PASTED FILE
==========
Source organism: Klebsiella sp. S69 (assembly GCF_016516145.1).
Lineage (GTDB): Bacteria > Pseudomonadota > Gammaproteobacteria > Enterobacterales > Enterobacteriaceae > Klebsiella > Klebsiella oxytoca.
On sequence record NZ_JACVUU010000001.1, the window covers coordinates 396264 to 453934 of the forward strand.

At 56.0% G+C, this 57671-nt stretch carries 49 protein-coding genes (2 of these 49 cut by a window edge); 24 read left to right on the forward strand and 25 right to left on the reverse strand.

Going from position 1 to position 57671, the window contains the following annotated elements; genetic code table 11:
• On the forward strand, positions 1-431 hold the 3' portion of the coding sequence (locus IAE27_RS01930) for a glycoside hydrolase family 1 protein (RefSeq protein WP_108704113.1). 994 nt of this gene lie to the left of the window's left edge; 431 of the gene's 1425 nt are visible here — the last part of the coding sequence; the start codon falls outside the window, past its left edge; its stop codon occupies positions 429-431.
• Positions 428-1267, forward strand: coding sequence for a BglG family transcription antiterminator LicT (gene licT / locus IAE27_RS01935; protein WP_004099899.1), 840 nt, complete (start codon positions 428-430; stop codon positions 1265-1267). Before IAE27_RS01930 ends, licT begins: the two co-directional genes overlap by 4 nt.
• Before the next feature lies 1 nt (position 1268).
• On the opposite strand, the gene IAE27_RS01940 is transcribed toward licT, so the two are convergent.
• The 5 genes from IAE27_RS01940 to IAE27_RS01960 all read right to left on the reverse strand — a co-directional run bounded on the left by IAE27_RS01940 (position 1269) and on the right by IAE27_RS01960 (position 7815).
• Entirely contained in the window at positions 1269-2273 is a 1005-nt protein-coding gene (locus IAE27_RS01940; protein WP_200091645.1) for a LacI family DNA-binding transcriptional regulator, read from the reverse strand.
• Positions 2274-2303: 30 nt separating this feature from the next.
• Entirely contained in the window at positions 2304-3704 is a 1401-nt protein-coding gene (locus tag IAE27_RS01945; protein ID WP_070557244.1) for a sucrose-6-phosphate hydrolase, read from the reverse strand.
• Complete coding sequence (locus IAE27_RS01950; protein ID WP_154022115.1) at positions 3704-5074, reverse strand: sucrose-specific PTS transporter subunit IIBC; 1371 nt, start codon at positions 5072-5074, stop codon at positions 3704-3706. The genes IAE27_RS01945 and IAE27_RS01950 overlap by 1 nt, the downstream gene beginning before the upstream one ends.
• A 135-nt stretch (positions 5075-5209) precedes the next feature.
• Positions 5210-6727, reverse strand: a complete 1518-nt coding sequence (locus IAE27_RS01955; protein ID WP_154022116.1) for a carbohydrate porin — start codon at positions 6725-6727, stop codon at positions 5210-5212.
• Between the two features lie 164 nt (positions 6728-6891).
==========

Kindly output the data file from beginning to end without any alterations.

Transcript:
Source organism: Klebsiella sp. S69 (assembly GCF_016516145.1).
Lineage (GTDB): Bacteria > Pseudomonadota > Gammaproteobacteria > Enterobacterales > Enterobacteriaceae > Klebsiella > Klebsiella oxytoca.
On sequence record NZ_JACVUU010000001.1, the window covers coordinates 396264 to 453934 of the forward strand.

At 56.0% G+C, this 57671-nt stretch carries 49 protein-coding genes (2 of these 49 cut by a window edge); 24 read left to right on the forward strand and 25 right to left on the reverse strand.

Going from position 1 to position 57671, the window contains the following annotated elements; genetic code table 11:
• On the forward strand, positions 1-431 hold the 3' portion of the coding sequence (locus IAE27_RS01930) for a glycoside hydrolase family 1 protein (RefSeq protein WP_108704113.1). 994 nt of this gene lie to the left of the window's left edge; 431 of the gene's 1425 nt are visible here — the last part of the coding sequence; the start codon falls outside the window, past its left edge; its stop codon occupies positions 429-431.
• Positions 428-1267, forward strand: coding sequence for a BglG family transcription antiterminator LicT (gene licT / locus IAE27_RS01935; protein WP_004099899.1), 840 nt, complete (start codon positions 428-430; stop codon positions 1265-1267). Before IAE27_RS01930 ends, licT begins: the two co-directional genes overlap by 4 nt.
• Before the next feature lies 1 nt (position 1268).
• On the opposite strand, the gene IAE27_RS01940 is transcribed toward licT, so the two are convergent.
• The 5 genes from IAE27_RS01940 to IAE27_RS01960 all read right to left on the reverse strand — a co-directional run bounded on the left by IAE27_RS01940 (position 1269) and on the right by IAE27_RS01960 (position 7815).
• Entirely contained in the window at positions 1269-2273 is a 1005-nt protein-coding gene (locus IAE27_RS01940; protein WP_200091645.1) for a LacI family DNA-binding transcriptional regulator, read from the reverse strand.
• Positions 2274-2303: 30 nt separating this feature from the next.
• Entirely contained in the window at positions 2304-3704 is a 1401-nt protein-coding gene (locus tag IAE27_RS01945; protein ID WP_070557244.1) for a sucrose-6-phosphate hydrolase, read from the reverse strand.
• Complete coding sequence (locus IAE27_RS01950; protein ID WP_154022115.1) at positions 3704-5074, reverse strand: sucrose-specific PTS transporter subunit IIBC; 1371 nt, start codon at positions 5072-5074, stop codon at positions 3704-3706. The genes IAE27_RS01945 and IAE27_RS01950 overlap by 1 nt, the downstream gene beginning before the upstream one ends.
• A 135-nt stretch (positions 5075-5209) precedes the next feature.
• Positions 5210-6727, reverse strand: a complete 1518-nt coding sequence (locus IAE27_RS01955; protein ID WP_154022116.1) for a carbohydrate porin — start codon at positions 6725-6727, stop codon at positions 5210-5212.
• Between the two features lie 164 nt (positions 6728-6891).